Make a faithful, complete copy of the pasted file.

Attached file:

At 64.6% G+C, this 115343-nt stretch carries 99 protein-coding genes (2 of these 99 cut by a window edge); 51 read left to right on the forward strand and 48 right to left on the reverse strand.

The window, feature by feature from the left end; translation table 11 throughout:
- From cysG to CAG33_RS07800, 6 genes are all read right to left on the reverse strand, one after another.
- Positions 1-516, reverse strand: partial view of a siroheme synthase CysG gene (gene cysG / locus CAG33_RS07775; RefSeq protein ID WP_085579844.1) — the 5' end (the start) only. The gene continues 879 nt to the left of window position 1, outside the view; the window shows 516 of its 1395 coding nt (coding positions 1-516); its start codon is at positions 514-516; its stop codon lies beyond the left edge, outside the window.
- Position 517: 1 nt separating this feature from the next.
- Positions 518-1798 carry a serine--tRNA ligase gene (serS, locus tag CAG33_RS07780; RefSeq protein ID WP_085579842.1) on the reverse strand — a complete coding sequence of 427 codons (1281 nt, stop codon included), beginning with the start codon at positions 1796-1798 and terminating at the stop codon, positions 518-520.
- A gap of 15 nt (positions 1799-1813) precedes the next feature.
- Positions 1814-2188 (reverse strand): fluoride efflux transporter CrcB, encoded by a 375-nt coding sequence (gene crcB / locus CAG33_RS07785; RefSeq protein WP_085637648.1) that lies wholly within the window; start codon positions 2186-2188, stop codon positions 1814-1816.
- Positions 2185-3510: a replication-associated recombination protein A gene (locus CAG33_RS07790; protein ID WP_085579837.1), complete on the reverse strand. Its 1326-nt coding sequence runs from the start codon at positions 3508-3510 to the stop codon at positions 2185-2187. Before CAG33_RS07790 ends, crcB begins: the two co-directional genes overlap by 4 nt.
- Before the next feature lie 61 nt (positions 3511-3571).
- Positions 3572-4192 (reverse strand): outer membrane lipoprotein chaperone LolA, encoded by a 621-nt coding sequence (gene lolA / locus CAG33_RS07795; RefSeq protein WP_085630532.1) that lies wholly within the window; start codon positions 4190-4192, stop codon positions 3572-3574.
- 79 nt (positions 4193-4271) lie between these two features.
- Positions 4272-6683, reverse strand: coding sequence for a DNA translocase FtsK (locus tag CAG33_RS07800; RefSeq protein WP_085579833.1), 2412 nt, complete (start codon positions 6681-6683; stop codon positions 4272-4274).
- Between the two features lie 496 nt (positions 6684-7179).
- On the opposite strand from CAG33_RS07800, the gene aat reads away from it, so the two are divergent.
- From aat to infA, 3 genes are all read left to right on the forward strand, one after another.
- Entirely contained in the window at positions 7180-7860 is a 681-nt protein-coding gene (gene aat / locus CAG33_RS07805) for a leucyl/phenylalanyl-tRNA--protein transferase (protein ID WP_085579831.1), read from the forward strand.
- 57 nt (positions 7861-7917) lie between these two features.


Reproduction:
At 64.6% G+C, this 115343-nt stretch carries 99 protein-coding genes (2 of these 99 cut by a window edge); 51 read left to right on the forward strand and 48 right to left on the reverse strand.

The window, feature by feature from the left end; translation table 11 throughout:
- From cysG to CAG33_RS07800, 6 genes are all read right to left on the reverse strand, one after another.
- Positions 1-516, reverse strand: partial view of a siroheme synthase CysG gene (gene cysG / locus CAG33_RS07775; RefSeq protein ID WP_085579844.1) — the 5' end (the start) only. The gene continues 879 nt to the left of window position 1, outside the view; the window shows 516 of its 1395 coding nt (coding positions 1-516); its start codon is at positions 514-516; its stop codon lies beyond the left edge, outside the window.
- Position 517: 1 nt separating this feature from the next.
- Positions 518-1798 carry a serine--tRNA ligase gene (serS, locus tag CAG33_RS07780; RefSeq protein ID WP_085579842.1) on the reverse strand — a complete coding sequence of 427 codons (1281 nt, stop codon included), beginning with the start codon at positions 1796-1798 and terminating at the stop codon, positions 518-520.
- A gap of 15 nt (positions 1799-1813) precedes the next feature.
- Positions 1814-2188 (reverse strand): fluoride efflux transporter CrcB, encoded by a 375-nt coding sequence (gene crcB / locus CAG33_RS07785; RefSeq protein WP_085637648.1) that lies wholly within the window; start codon positions 2186-2188, stop codon positions 1814-1816.
- Positions 2185-3510: a replication-associated recombination protein A gene (locus CAG33_RS07790; protein ID WP_085579837.1), complete on the reverse strand. Its 1326-nt coding sequence runs from the start codon at positions 3508-3510 to the stop codon at positions 2185-2187. Before CAG33_RS07790 ends, crcB begins: the two co-directional genes overlap by 4 nt.
- Before the next feature lie 61 nt (positions 3511-3571).
- Positions 3572-4192 (reverse strand): outer membrane lipoprotein chaperone LolA, encoded by a 621-nt coding sequence (gene lolA / locus CAG33_RS07795; RefSeq protein WP_085630532.1) that lies wholly within the window; start codon positions 4190-4192, stop codon positions 3572-3574.
- 79 nt (positions 4193-4271) lie between these two features.
- Positions 4272-6683, reverse strand: coding sequence for a DNA translocase FtsK (locus tag CAG33_RS07800; RefSeq protein WP_085579833.1), 2412 nt, complete (start codon positions 6681-6683; stop codon positions 4272-4274).
- Between the two features lie 496 nt (positions 6684-7179).
- On the opposite strand from CAG33_RS07800, the gene aat reads away from it, so the two are divergent.
- From aat to infA, 3 genes are all read left to right on the forward strand, one after another.
- Entirely contained in the window at positions 7180-7860 is a 681-nt protein-coding gene (gene aat / locus CAG33_RS07805) for a leucyl/phenylalanyl-tRNA--protein transferase (protein ID WP_085579831.1), read from the forward strand.
- 57 nt (positions 7861-7917) lie between these two features.